Saturday, August 07, 2010


Herriman Saturday

Friday, November 29 1907 -- In an odd pairing we have Herriman chronicling a college football game between St. Vincent College and Oregon State, while the photo in the middle is of a high school game between LA and Lick High School (of San Jose?).


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Friday, August 06, 2010


Obscurity of the Day: Sgt. Preston of the Yukon

Sergeant Preston of the Yukon began as a radio show in 1939 on Detroit's WXYZ, the same station that came up with two other successful genre crime-fighters, the Green Hornet and the Lone Ranger. In this show Sergeant Bill Preston and his faithful dog Yukon King fought evildoers for the Northwest Mounted Police in the wilds of the Yukon Territories, enthralling kids on the radio for almost two decades before switching to TV where he only lasted a mere three seasons.

Nothing more was heard of Sgt. Preston, whose TV cancellation seemed to be his permanent retirement, until 1981 when Lone Ranger Television Inc., the owner of the Preston brand, flush with the excitement of a Lone Ranger revival, decided to try their luck with Preston. Unfortunately the somewhat outdated story of a Northwest police officer failed to garner much interest. The best they were able to do was place a comic strip with the beyond-obscure Inter-Continental Press Syndicate. The new strip started in a tiny number of papers on September 20 1982.

Art on the strip was by the ever-superb veteran cartoonist Don Sherwood and the writing was by Stan Stunell, of whom I know nothing [NB: see comments below -- evidently a real person, though perhaps not the actual writer of the strip]. If the name's a pseudonym that's a good thing because the writing is almost unbelievably awful. Stories make little sense, characters pop up and disappear constantly for no reason, and up to four different (incoherent) stories are being juggled at any given time.

For many years I thought the Sgt. Preston strip was just a legend, one of those features that never actually got off the ground but yet was talked about as if it did -- syndicate sales brochures were the only evidence I ever saw for it. It wasn't until recently that I came across a run of the strip in the Seattle Times that finally turns this phantom strip into a reality. However, a few mysteries still remain:

* the strip was advertised as daily and Sunday, but I've never found a Sunday. I think there must have been one, though, because there are always story gaps between the Saturday and Monday dailies.Did the Times, or any other paper for that matter, print them? [NB: I have since found a few Sunday samples of the strip; unfortunately they are just clippings and I can't tell which paper they are from]

* the strip ends in the Seattle Times on March 16, 1983, a Wednesday, with a 'The End' announcement and a story wrap-up using pasted up art from old strips. It would be VERY odd for a paper to end an ongoing feature on a Wednesday, so I assumed this final strip was from the syndicate and did indeed signal the demise of the strip. Yet the feature was advertised in the 1983 E&P Syndicate Directory, not issued until months later. I also found original art advertised on the Comicartfans website that appears to be later since none of the strips is from a storyline in my Times run. The repro is too blurry to tell dates with certainty, but I think they are from July. What is weirder, though, is they seem to be set in bygone days, not the modern setting of the strips I have.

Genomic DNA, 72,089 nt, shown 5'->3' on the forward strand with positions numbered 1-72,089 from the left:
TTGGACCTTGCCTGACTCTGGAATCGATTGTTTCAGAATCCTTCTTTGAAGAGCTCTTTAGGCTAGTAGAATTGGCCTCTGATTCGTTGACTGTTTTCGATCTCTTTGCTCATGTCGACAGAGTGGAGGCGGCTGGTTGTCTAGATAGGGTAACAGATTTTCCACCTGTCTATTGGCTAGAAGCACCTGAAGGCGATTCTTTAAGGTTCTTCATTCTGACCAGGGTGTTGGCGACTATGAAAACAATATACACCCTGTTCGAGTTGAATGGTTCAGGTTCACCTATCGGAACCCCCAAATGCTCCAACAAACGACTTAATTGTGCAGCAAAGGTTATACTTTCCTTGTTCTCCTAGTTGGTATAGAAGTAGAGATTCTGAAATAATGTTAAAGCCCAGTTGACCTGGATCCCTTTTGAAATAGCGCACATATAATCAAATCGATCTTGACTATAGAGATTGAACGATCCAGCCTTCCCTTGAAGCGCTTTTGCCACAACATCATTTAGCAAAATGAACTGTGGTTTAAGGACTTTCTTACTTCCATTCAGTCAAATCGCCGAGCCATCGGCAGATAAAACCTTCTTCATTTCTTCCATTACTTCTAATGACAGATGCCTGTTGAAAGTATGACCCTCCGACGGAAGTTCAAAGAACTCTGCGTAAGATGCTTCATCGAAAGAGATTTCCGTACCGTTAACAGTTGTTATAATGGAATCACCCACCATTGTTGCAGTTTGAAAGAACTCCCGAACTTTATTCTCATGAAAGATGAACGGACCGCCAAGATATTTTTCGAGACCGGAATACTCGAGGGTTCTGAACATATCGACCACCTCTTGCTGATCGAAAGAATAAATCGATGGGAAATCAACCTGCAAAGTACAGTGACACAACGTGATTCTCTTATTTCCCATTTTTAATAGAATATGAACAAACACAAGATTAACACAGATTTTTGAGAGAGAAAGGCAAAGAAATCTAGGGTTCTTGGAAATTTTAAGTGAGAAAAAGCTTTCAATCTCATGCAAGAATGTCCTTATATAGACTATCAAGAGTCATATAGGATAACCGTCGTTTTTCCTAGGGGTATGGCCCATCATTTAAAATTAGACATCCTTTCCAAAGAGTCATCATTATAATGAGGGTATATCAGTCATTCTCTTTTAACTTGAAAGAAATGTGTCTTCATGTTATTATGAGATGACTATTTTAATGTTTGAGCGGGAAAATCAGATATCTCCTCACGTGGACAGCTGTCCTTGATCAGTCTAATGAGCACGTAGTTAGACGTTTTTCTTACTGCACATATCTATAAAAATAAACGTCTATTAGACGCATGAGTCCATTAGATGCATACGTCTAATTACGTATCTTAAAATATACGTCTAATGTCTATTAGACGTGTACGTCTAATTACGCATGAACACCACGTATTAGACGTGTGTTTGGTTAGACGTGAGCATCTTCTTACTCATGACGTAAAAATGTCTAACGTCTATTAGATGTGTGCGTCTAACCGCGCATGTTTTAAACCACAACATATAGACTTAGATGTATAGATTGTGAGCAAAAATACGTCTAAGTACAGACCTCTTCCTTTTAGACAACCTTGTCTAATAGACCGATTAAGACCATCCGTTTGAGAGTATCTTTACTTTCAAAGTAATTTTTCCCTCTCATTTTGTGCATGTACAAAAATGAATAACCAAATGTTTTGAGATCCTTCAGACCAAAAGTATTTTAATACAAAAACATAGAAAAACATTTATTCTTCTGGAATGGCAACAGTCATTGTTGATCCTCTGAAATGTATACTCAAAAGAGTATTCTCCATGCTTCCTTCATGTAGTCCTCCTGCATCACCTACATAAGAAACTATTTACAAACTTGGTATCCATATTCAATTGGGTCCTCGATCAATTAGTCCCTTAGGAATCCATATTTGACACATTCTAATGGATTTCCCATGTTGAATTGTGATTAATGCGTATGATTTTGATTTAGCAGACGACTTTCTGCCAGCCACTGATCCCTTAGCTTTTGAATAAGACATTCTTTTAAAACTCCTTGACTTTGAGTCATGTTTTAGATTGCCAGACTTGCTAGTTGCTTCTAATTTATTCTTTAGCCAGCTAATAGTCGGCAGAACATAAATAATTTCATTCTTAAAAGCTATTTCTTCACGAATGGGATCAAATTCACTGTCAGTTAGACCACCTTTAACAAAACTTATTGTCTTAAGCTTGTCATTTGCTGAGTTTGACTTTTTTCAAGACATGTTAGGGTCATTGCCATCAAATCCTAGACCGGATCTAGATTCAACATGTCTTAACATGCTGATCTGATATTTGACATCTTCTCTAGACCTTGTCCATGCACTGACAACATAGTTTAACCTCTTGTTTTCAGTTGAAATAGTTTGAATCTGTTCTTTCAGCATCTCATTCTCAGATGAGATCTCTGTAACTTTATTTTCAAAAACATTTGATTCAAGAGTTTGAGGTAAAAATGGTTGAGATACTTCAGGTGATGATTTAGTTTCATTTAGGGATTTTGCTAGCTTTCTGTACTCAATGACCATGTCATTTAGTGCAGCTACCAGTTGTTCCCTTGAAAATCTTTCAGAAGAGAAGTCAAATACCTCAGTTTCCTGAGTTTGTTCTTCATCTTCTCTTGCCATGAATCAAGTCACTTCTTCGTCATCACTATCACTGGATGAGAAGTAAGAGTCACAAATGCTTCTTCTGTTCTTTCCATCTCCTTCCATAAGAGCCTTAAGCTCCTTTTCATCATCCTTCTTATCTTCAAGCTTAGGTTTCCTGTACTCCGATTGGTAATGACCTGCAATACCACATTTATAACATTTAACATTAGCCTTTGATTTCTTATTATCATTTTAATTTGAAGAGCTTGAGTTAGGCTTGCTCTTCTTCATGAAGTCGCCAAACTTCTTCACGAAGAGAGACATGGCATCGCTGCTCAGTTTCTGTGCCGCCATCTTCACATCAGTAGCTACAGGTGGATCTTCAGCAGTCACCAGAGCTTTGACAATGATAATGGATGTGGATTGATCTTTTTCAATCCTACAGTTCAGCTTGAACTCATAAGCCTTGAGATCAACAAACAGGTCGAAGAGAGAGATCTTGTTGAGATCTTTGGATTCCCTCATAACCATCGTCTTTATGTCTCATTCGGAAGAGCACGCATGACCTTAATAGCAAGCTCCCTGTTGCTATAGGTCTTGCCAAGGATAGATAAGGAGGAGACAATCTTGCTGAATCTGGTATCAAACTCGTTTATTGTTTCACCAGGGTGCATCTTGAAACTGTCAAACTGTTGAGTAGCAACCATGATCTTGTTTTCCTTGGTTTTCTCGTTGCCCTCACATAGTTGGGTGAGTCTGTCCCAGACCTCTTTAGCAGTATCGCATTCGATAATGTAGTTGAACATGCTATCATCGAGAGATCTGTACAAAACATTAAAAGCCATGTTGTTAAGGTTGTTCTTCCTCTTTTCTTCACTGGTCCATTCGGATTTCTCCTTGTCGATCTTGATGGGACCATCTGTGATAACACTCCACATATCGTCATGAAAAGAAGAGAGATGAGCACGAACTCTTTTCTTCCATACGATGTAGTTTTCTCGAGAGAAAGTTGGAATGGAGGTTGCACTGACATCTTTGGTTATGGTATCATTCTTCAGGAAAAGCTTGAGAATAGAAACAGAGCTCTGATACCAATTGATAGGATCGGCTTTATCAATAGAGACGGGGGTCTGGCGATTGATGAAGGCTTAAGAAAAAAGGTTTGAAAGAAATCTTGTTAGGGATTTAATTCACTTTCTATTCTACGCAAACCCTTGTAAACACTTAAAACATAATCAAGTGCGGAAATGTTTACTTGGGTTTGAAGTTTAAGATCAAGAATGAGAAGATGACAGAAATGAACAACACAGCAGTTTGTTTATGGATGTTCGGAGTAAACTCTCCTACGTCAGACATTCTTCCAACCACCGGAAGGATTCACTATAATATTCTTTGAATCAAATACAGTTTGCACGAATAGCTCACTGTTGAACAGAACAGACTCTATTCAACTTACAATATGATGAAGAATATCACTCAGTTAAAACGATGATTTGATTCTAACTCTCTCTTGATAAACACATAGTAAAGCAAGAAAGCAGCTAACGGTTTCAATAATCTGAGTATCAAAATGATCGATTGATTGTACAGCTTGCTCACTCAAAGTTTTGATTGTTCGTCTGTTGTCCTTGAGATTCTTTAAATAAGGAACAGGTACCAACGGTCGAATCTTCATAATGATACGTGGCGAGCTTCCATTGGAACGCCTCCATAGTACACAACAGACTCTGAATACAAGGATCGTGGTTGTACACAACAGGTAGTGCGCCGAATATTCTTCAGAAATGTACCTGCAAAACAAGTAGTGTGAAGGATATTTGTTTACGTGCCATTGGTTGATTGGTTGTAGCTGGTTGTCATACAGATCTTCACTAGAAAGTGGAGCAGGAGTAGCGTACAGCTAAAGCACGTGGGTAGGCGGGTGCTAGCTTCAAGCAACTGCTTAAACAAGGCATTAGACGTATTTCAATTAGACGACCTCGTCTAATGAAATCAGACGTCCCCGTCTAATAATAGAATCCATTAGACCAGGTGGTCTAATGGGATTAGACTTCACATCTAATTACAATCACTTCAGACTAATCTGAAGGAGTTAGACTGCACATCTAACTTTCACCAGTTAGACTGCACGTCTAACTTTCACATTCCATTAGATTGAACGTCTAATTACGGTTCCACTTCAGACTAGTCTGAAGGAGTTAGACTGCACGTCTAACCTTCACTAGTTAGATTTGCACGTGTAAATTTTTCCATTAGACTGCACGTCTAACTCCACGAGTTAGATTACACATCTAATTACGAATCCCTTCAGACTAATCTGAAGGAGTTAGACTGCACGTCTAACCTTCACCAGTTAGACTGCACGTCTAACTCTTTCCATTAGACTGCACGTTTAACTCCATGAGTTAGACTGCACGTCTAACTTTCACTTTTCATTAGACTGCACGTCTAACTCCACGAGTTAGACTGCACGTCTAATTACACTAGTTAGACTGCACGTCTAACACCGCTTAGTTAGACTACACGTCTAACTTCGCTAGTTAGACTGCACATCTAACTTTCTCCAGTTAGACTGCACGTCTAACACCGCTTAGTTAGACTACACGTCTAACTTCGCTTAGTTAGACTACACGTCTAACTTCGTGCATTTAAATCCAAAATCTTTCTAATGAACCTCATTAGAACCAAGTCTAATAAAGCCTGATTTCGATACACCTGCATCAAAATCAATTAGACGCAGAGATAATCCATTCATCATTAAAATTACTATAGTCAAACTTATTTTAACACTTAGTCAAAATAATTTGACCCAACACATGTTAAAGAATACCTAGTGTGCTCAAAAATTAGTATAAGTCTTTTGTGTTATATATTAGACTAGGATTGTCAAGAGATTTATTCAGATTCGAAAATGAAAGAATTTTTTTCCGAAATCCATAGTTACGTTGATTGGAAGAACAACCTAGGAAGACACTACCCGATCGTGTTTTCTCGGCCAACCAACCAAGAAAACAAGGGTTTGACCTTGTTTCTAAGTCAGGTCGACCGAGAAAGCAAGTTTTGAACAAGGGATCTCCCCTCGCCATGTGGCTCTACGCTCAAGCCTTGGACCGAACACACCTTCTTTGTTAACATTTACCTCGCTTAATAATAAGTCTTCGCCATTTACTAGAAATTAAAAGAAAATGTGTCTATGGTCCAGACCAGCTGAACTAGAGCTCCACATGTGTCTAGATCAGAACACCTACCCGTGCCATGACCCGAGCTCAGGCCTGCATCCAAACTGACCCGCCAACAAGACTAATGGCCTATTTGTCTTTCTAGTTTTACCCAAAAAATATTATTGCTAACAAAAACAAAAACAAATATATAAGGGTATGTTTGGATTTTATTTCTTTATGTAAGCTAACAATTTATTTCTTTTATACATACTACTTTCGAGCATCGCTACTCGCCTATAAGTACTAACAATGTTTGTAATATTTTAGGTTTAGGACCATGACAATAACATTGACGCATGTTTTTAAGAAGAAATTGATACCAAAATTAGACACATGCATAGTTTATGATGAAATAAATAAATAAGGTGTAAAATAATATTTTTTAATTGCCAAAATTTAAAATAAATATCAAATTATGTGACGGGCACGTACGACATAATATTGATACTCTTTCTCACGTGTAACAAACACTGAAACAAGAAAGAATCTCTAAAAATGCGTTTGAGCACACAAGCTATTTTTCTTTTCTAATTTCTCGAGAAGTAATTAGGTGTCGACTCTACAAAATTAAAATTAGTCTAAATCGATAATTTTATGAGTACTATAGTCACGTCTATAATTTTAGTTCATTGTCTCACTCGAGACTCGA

I had seen a couple of reproductions of individual Preston strips, but I thought they were demos for an unsold feature. I'm amazed that the strip actually appeared...and in the Seattle Times, which should have known better!

Sherwood exhibits the same bravura work that made "The Partridge Family" comic book such a success.
Why is it that when an old character is "revived", the chore is always given to someone has to tamper with the established, perhaps even beloved, aspects of the property? Here we see how Sergeant Preston, stalwart, grown-up Canadian Mountie, has been altered for the target audience of all modern poop culture: Now he's an American kid, with a hot young chick, and cool toys aplenty. (What's an ALASKAN cop doing crossing the border? Isn't the "Yukon" of the title over in sovereign Canadian territory?) I wonder if they had left it alone, it might have recieved a flicker of interest in Canadian papers, eh? -----Cole Johnson.
So Sgt. Preston got the Terry and the Pirates treatment ... or was it the other way around? Yes, I remember those old issues of The Partridge Family comic that Sherwood drew. Even at seven I knew that Shirley Jones was the only good thing about that show ... Anyway, I'm impressed by the work here. Even in 1982 strips were pretty small, and I have to tip my hat to Sherwood for making this more than just another talking heads strip. It's obvious that he put a lot more work into the strip than it was probably worth.
I have the original art for a September 20, 1983 Sgt. Preston of the Yukon comic strip. It contains a SUV-like vehicle.
Bill Kost: 9/28/12
Stanley Stunell

Stunell, Stanley January 24, 1930 - November 24, 2011 Stanley Stunell 81, passed away peacefully on Thanksgiving Day, November 24, 2011. He was born Jan 24, 1930 in Philadelphia, Pennsylvania. Stan was raised in England and Scotland and served in the British Royal Navy. He moved back to Chester, Pennsylvania with his mother in 1949 and then to Los Angeles in 1959 where he met and married Mildred Risk, who survives him. Stanley was vice-president, head of the film division at Wrather Corporation. He resigned in 1983 to design and build a 50 foot sailboat, which he sailed through the Panama Canal to the Mediterranean, on which they cruised for six years. In 1992 they returned to live on Bainbridge Island, Washington before moving back to Southern California. In addition to his wife, he is survived by two sisters-in-law, Mary Shook and Terry Zeoli and husband Gene. Stanley was a devoted uncle to seven nieces and nephews and their spouses, and six grand nieces and nephews. A memorial will be held in January.